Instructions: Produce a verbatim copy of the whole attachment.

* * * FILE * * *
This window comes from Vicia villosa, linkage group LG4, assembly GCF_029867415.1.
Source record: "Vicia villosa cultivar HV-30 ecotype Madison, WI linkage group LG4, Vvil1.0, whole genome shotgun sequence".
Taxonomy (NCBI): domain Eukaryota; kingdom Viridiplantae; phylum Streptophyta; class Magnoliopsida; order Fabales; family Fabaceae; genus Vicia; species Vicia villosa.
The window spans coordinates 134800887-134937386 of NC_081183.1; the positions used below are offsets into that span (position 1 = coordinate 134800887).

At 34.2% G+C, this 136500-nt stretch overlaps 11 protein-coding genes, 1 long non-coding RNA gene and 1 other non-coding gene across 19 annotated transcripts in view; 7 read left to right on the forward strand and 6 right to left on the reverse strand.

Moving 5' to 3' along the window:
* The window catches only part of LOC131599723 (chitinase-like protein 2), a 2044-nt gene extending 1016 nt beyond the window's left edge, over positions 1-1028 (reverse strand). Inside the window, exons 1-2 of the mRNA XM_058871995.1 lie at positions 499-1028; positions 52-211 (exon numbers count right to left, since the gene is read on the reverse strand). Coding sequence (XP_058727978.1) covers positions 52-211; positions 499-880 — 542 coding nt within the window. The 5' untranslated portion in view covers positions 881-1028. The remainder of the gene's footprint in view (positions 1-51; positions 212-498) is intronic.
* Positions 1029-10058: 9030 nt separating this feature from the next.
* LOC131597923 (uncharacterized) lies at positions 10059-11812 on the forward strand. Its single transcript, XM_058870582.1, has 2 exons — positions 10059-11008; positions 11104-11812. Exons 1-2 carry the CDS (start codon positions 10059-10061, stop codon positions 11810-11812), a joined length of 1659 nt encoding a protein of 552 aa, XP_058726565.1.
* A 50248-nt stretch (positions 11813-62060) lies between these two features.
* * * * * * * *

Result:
This window comes from Vicia villosa, linkage group LG4, assembly GCF_029867415.1.
Source record: "Vicia villosa cultivar HV-30 ecotype Madison, WI linkage group LG4, Vvil1.0, whole genome shotgun sequence".
Taxonomy (NCBI): domain Eukaryota; kingdom Viridiplantae; phylum Streptophyta; class Magnoliopsida; order Fabales; family Fabaceae; genus Vicia; species Vicia villosa.
The window spans coordinates 134800887-134937386 of NC_081183.1; the positions used below are offsets into that span (position 1 = coordinate 134800887).

At 34.2% G+C, this 136500-nt stretch overlaps 11 protein-coding genes, 1 long non-coding RNA gene and 1 other non-coding gene across 19 annotated transcripts in view; 7 read left to right on the forward strand and 6 right to left on the reverse strand.

Moving 5' to 3' along the window:
* The window catches only part of LOC131599723 (chitinase-like protein 2), a 2044-nt gene extending 1016 nt beyond the window's left edge, over positions 1-1028 (reverse strand). Inside the window, exons 1-2 of the mRNA XM_058871995.1 lie at positions 499-1028; positions 52-211 (exon numbers count right to left, since the gene is read on the reverse strand). Coding sequence (XP_058727978.1) covers positions 52-211; positions 499-880 — 542 coding nt within the window. The 5' untranslated portion in view covers positions 881-1028. The remainder of the gene's footprint in view (positions 1-51; positions 212-498) is intronic.
* Positions 1029-10058: 9030 nt separating this feature from the next.
* LOC131597923 (uncharacterized) lies at positions 10059-11812 on the forward strand. Its single transcript, XM_058870582.1, has 2 exons — positions 10059-11008; positions 11104-11812. Exons 1-2 carry the CDS (start codon positions 10059-10061, stop codon positions 11810-11812), a joined length of 1659 nt encoding a protein of 552 aa, XP_058726565.1.
* A 50248-nt stretch (positions 11813-62060) lies between these two features.